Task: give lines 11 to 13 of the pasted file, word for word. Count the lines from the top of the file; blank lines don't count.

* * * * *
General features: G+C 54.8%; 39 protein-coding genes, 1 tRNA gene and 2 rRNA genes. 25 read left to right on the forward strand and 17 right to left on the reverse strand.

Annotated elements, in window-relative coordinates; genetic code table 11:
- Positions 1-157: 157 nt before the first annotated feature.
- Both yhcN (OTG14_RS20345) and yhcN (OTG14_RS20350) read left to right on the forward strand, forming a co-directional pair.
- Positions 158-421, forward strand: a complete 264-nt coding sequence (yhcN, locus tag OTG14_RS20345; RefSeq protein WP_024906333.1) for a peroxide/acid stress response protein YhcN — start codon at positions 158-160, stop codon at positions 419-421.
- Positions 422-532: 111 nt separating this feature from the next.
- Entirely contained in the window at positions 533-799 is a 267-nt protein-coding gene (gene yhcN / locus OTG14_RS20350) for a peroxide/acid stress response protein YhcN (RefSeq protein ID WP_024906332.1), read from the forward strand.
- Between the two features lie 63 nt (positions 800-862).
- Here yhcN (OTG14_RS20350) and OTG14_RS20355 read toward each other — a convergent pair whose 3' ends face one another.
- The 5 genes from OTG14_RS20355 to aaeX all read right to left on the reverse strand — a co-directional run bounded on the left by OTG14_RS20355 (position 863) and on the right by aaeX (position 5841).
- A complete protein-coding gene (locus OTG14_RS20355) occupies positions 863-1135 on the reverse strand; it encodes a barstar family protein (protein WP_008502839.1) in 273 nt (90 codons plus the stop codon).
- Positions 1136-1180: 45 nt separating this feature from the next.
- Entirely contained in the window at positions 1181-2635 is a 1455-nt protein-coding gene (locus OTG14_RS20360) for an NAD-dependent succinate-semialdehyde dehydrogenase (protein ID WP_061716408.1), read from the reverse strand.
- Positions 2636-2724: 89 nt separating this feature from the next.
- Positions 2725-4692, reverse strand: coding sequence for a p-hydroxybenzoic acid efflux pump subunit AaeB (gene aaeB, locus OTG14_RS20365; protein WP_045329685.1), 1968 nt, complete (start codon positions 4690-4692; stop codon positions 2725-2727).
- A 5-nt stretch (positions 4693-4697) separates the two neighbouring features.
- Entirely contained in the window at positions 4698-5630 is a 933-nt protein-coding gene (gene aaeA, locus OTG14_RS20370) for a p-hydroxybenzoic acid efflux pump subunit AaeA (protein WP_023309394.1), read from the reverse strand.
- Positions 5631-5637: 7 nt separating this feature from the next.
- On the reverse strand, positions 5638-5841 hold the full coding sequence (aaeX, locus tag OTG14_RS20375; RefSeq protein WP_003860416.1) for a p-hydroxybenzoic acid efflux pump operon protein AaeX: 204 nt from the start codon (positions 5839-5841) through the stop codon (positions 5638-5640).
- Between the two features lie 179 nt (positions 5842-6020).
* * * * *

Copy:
- A complete protein-coding gene (locus OTG14_RS20355) occupies positions 863-1135 on the reverse strand; it encodes a barstar family protein (protein WP_008502839.1) in 273 nt (90 codons plus the stop codon).
- Positions 1136-1180: 45 nt separating this feature from the next.
- Entirely contained in the window at positions 1181-2635 is a 1455-nt protein-coding gene (locus OTG14_RS20360) for an NAD-dependent succinate-semialdehyde dehydrogenase (protein ID WP_061716408.1), read from the reverse strand.